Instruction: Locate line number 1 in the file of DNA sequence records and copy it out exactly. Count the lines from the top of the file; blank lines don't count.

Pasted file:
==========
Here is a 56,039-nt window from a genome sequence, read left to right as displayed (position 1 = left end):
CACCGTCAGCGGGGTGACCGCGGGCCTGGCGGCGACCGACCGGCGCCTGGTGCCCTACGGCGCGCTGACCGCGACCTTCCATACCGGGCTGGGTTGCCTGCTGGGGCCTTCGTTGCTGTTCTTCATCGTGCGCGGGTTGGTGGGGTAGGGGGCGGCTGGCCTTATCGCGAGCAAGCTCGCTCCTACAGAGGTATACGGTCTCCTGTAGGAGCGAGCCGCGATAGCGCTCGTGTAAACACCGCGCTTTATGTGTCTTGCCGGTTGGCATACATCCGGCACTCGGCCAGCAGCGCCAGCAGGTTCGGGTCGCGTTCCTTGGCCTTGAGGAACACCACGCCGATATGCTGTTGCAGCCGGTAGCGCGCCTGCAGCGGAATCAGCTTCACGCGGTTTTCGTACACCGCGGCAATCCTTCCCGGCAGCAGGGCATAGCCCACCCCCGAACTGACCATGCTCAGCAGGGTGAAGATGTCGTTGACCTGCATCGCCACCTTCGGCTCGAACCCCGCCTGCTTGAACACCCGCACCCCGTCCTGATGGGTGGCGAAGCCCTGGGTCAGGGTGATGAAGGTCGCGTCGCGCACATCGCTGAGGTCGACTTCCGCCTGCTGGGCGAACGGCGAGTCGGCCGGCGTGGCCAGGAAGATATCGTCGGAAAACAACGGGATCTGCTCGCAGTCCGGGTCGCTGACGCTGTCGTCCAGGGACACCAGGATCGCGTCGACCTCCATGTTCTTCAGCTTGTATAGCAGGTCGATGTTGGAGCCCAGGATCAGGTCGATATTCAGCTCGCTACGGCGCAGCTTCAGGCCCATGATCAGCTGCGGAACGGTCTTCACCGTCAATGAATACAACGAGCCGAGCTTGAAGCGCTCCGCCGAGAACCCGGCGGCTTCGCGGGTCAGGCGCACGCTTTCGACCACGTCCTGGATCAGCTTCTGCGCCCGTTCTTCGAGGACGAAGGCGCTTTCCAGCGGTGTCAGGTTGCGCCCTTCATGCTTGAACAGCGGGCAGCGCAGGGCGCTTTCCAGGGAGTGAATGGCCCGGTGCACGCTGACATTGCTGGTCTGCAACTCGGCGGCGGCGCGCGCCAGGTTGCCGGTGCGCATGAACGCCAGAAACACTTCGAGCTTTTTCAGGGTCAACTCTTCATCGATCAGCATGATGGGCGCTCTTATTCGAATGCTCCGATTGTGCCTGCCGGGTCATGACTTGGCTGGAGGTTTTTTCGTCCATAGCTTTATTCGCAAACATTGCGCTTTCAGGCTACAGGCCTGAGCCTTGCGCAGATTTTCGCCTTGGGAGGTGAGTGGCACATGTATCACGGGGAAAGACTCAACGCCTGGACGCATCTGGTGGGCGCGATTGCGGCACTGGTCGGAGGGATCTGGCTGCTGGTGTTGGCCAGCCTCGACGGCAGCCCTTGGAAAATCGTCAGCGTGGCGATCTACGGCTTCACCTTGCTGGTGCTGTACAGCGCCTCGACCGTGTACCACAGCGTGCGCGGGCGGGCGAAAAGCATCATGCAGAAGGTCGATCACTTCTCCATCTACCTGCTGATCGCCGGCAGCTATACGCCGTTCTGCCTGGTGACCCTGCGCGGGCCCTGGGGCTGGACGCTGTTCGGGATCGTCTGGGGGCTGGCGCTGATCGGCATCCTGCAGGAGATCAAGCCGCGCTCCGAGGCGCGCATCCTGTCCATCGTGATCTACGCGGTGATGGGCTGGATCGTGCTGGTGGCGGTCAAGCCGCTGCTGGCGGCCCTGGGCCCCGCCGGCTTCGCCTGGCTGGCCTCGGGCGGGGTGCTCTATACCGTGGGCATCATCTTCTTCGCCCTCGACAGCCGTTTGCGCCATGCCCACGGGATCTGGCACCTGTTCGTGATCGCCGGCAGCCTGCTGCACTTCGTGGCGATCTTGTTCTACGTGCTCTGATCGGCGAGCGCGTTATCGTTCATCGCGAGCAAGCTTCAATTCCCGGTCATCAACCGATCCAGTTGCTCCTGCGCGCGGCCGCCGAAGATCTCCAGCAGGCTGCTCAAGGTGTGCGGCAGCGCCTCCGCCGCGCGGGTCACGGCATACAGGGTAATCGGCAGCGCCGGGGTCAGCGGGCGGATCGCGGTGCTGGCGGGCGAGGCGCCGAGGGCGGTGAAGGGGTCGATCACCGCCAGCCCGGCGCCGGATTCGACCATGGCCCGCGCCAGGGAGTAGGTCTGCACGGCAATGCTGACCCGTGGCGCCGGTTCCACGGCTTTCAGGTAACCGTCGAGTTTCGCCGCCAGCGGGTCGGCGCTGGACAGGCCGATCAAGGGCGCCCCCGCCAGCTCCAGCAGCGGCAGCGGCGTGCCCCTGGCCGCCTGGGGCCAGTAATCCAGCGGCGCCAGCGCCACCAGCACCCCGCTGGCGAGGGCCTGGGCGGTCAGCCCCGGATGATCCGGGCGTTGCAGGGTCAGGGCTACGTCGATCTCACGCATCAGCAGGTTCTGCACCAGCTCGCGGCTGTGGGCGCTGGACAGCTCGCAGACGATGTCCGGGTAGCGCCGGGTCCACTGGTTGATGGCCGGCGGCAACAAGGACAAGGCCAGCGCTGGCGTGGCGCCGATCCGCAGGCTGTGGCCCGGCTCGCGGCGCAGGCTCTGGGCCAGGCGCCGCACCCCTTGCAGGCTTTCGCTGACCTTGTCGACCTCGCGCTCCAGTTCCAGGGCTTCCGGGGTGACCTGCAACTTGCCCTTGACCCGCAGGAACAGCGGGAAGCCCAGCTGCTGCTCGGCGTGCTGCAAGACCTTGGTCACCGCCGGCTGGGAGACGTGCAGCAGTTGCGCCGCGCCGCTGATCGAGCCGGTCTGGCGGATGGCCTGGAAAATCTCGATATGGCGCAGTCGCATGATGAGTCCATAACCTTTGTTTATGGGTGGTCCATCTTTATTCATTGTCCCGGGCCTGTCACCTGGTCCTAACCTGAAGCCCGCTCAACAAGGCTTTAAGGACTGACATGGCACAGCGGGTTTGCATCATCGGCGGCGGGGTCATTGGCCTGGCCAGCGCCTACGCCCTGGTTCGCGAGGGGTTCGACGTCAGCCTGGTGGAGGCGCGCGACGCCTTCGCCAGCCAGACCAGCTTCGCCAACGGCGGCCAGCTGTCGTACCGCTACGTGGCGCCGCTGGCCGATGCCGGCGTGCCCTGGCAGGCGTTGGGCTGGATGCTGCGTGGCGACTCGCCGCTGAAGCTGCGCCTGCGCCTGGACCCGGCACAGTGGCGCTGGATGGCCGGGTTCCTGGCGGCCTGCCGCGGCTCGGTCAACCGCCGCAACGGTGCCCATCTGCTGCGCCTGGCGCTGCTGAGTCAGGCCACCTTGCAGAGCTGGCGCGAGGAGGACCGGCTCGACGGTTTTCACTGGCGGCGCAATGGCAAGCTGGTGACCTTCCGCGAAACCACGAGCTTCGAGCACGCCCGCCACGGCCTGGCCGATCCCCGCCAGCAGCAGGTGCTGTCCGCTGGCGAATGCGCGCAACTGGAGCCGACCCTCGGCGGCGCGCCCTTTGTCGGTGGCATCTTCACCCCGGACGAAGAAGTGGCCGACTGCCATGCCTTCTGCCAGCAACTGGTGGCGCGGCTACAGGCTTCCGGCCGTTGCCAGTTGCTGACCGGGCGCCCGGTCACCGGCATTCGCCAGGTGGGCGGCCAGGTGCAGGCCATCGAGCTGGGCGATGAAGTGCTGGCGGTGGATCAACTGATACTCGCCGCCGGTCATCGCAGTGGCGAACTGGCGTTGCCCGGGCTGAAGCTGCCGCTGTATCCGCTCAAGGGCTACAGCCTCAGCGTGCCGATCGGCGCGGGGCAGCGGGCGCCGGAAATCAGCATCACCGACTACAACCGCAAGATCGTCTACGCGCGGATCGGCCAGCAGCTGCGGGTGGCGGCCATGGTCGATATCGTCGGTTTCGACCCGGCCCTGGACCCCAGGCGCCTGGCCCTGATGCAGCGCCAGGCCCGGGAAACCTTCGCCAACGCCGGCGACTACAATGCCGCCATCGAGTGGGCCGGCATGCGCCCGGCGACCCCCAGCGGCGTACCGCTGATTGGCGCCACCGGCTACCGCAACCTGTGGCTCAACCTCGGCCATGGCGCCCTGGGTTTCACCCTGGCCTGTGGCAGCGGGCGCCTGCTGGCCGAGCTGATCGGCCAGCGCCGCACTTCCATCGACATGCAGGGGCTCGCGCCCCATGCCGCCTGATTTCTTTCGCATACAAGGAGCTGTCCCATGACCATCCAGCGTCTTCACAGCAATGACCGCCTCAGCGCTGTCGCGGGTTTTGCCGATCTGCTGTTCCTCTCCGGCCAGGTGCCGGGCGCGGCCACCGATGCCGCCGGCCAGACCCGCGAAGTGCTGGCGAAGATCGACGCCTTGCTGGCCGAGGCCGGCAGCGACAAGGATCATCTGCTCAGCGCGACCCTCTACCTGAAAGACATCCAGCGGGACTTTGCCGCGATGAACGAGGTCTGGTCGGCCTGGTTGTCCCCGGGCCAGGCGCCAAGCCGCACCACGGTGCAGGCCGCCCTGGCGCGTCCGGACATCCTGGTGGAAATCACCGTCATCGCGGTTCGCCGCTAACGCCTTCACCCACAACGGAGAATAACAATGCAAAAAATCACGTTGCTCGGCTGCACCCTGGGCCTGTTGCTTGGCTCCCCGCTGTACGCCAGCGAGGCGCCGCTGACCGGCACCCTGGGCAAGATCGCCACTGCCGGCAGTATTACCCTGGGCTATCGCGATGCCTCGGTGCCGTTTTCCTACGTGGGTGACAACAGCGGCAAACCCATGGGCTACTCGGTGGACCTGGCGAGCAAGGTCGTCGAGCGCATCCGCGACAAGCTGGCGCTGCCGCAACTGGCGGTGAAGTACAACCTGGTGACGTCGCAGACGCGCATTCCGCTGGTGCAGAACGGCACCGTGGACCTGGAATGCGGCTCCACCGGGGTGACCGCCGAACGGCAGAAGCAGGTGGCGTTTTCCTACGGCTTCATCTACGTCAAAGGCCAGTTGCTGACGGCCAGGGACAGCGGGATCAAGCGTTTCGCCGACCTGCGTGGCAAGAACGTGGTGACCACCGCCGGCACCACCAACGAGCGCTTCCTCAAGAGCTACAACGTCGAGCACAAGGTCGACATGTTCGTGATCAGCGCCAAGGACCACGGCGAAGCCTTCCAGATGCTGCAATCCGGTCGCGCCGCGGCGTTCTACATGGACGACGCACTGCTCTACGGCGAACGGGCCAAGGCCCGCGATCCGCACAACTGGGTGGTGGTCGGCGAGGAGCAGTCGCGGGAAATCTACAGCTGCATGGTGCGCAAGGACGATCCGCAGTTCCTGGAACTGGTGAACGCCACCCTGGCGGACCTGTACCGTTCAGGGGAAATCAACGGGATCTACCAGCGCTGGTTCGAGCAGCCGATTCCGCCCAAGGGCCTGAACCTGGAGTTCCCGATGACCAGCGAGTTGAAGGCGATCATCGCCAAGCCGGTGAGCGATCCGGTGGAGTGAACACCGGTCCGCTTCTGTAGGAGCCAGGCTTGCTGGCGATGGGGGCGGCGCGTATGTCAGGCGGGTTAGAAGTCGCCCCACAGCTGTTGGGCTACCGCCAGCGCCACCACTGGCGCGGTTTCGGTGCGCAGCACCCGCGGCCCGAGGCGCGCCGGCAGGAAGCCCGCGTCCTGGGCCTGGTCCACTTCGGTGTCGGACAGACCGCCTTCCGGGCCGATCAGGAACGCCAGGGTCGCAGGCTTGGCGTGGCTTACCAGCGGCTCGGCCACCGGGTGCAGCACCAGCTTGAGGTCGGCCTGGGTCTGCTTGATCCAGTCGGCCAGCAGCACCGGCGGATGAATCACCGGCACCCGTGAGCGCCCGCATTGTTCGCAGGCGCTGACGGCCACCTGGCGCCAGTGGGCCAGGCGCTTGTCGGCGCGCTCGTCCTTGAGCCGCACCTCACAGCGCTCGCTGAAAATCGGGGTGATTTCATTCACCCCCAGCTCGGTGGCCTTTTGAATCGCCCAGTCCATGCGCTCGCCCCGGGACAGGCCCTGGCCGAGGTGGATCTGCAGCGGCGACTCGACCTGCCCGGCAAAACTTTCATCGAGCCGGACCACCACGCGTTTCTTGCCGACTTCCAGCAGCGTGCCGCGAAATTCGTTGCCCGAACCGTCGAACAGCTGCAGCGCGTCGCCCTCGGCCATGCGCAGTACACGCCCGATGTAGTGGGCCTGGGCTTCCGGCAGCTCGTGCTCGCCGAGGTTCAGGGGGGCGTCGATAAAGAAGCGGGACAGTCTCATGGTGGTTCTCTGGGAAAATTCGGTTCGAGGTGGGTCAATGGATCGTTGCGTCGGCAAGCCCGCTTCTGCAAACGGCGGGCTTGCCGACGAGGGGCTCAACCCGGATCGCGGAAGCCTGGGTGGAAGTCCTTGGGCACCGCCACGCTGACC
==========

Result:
Here is a 56,039-nt window from a genome sequence, read left to right as displayed (position 1 = left end):